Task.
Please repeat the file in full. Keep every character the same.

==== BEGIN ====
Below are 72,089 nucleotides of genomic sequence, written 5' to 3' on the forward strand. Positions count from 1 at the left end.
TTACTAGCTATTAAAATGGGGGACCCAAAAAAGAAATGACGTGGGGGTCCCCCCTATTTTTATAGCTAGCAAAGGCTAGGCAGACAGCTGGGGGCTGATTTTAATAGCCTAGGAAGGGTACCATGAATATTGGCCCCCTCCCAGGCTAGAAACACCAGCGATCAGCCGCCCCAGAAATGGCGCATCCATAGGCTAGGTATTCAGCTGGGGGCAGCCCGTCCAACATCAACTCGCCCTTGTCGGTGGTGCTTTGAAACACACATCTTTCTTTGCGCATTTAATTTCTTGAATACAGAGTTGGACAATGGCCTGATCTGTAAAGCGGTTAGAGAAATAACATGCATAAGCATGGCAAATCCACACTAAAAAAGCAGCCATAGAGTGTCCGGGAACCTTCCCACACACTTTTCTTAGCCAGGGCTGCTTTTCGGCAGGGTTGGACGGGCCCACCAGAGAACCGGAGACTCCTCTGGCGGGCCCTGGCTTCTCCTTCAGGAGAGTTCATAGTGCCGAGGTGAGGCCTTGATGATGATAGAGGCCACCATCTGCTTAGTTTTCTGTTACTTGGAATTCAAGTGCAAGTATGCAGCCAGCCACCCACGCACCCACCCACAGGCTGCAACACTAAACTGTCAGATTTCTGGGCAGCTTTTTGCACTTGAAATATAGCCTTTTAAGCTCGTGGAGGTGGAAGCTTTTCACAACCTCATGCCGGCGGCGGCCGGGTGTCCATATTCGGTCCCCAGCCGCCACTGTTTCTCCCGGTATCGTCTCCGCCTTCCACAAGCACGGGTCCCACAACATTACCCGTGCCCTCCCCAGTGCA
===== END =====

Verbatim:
Below are 72,089 nucleotides of genomic sequence, written 5' to 3' on the forward strand. Positions count from 1 at the left end.
TTACTAGCTATTAAAATGGGGGACCCAAAAAAGAAATGACGTGGGGGTCCCCCCTATTTTTATAGCTAGCAAAGGCTAGGCAGACAGCTGGGGGCTGATTTTAATAGCCTAGGAAGGGTACCATGAATATTGGCCCCCTCCCAGGCTAGAAACACCAGCGATCAGCCGCCCCAGAAATGGCGCATCCATAGGCTAGGTATTCAGCTGGGGGCAGCCCGTCCAACATCAACTCGCCCTTGTCGGTGGTGCTTTGAAACACACATCTTTCTTTGCGCATTTAATTTCTTGAATACAGAGTTGGACAATGGCCTGATCTGTAAAGCGGTTAGAGAAATAACATGCATAAGCATGGCAAATCCACACTAAAAAAGCAGCCATAGAGTGTCCGGGAACCTTCCCACACACTTTTCTTAGCCAGGGCTGCTTTTCGGCAGGGTTGGACGGGCCCACCAGAGAACCGGAGACTCCTCTGGCGGGCCCTGGCTTCTCCTTCAGGAGAGTTCATAGTGCCGAGGTGAGGCCTTGATGATGATAGAGGCCACCATCTGCTTAGTTTTCTGTTACTTGGAATTCAAGTGCAAGTATGCAGCCAGCCACCCACGCACCCACCCACAGGCTGCAACACTAAACTGTCAGATTTCTGGGCAGCTTTTTGCACTTGAAATATAGCCTTTTAAGCTCGTGGAGGTGGAAGCTTTTCACAACCTCATGCCGGCGGCGGCCGGGTGTCCATATTCGGTCCCCAGCCGCCACTGTTTCTCCCGGTATCGTCTCCGCCTTCCACAAGCACGGGTCCCACAACATTACCCGTGCCCTCCCCAGTGCA